Function Pointer in C

Posted on November 17, 2023 by Vishesh Namdev
Python C C++ Java
C Programming Language

Function Pointer is a variable that stores the address of a function. Function pointers provide a way to call functions indirectly, making them a powerful and flexible feature.

Declaration Syntax:

Incrementing a pointer (ptr++) moves it to the next memory location, while decrementing (ptr--) moves it to the previous location.

// Example: Function pointer for a function that takes two integers and returns an integer
int (*addPtr)(int , int);

Initialization:

Initialize the function pointer by assigning it the address of a function with a matching signature.

int add(int a, int b) {
    return a + b;
}

int (*funcPtr)(int, int) = add;

Function Call:

calling a function through a function pointer involves using the function pointer as if it were a regular function. You can either use the dereference operator (*) or directly call the function pointer.

#include <stdio.h> Copy Code

// Function to add two integers
int add(int a, int b) {
    return a + b;
}

int main() {
    // Declare and initialize a function pointer
    int (*funcPtr)(int, int) = add;

    // Call the function through the function pointer
    int result = (*funcPtr)(3, 5); // Using dereference operator
    // or
    // int result = funcPtr(3, 5); // Without dereference operator

    // Print the result
    printf("Result: %d\n", result);

    return 0;
}

In this example:

1. The add function adds two integers.

2. The funcPtr function pointer is declared and initialized to point to the add function.

3. The function pointer is used to call the add function, passing it two arguments (3 and 5).

4. The result is printed.

Both (*funcPtr)(3, 5) and funcPtr(3, 5) are valid ways to call a function through a function pointer. The compiler understands that the variable funcPtr is a function pointer and handles the call appropriately.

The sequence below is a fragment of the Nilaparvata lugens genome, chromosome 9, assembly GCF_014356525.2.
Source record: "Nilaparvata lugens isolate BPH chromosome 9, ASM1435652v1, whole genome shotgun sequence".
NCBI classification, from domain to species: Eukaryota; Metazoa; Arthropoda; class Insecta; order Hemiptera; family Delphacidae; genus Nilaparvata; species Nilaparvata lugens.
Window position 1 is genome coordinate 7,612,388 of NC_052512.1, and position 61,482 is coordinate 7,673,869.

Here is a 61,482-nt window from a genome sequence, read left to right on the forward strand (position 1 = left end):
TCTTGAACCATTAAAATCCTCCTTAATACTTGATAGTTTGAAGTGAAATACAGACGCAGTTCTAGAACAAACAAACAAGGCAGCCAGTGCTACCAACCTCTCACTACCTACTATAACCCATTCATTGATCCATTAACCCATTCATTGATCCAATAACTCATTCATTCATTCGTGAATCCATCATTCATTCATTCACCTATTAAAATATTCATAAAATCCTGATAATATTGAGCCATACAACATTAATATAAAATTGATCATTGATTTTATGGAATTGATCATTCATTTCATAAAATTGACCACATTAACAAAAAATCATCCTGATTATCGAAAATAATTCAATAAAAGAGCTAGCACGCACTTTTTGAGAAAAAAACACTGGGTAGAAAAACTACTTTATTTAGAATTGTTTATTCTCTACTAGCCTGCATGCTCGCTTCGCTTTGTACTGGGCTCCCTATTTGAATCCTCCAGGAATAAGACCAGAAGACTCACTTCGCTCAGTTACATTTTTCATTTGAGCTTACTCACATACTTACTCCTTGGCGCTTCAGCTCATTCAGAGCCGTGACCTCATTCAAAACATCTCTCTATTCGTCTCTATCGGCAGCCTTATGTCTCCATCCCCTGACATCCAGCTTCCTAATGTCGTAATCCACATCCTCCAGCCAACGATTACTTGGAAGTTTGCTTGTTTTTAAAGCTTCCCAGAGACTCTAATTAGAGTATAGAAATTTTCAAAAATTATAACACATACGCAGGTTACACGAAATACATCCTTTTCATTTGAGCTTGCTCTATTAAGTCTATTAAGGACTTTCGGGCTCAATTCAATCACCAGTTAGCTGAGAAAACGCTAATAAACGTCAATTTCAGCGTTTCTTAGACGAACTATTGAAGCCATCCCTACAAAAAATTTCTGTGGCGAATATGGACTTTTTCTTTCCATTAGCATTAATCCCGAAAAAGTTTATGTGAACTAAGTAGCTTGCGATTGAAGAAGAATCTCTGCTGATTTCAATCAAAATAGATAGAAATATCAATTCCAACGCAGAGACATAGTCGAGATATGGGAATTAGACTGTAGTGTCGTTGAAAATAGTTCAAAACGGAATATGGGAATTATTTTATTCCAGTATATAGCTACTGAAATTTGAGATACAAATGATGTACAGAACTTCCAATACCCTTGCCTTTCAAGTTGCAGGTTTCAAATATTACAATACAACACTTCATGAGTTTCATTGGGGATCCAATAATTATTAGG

Passing Function Pointers as Arguments

Passing function pointers as arguments in C allows you to implement dynamic behavior by choosing which function to execute at runtime.

#include <stdio.h> Copy Code

// Function to add two integers
int add(int a, int b) {
    return a + b;
}

// Function to subtract two integers
int subtract(int a, int b) {
    return a - b;
}

// Function that takes a function pointer as an argument
int operate(int (*operation)(int, int), int a, int b) {
    return operation(a, b);
}

int main() {
    // Declare and initialize function pointers
    int (*addPtr)(int, int) = add;
    int (*subtractPtr)(int, int) = subtract;

    // Use the operate function with different function pointers
    int resultAdd = operate(addPtr, 8, 3);
    int resultSubtract = operate(subtractPtr, 8, 3);

    // Print the results
    printf("Result of addition: %d\n", resultAdd);
    printf("Result of subtraction: %d\n", resultSubtract);

    return 0;
}

This example defines two functions, 'add' and 'subtract', for addition and subtraction. It introduces a generic 'operate' functions that takes a functions pointer along with two integers. In the 'main' functions, two functions pointers are declared and initialized to point to 'add' and 'subtract'. By invoking 'operate' with these functions pointers, the code dynamically selects and executes the desired operation, showcasing flexibility and reusability.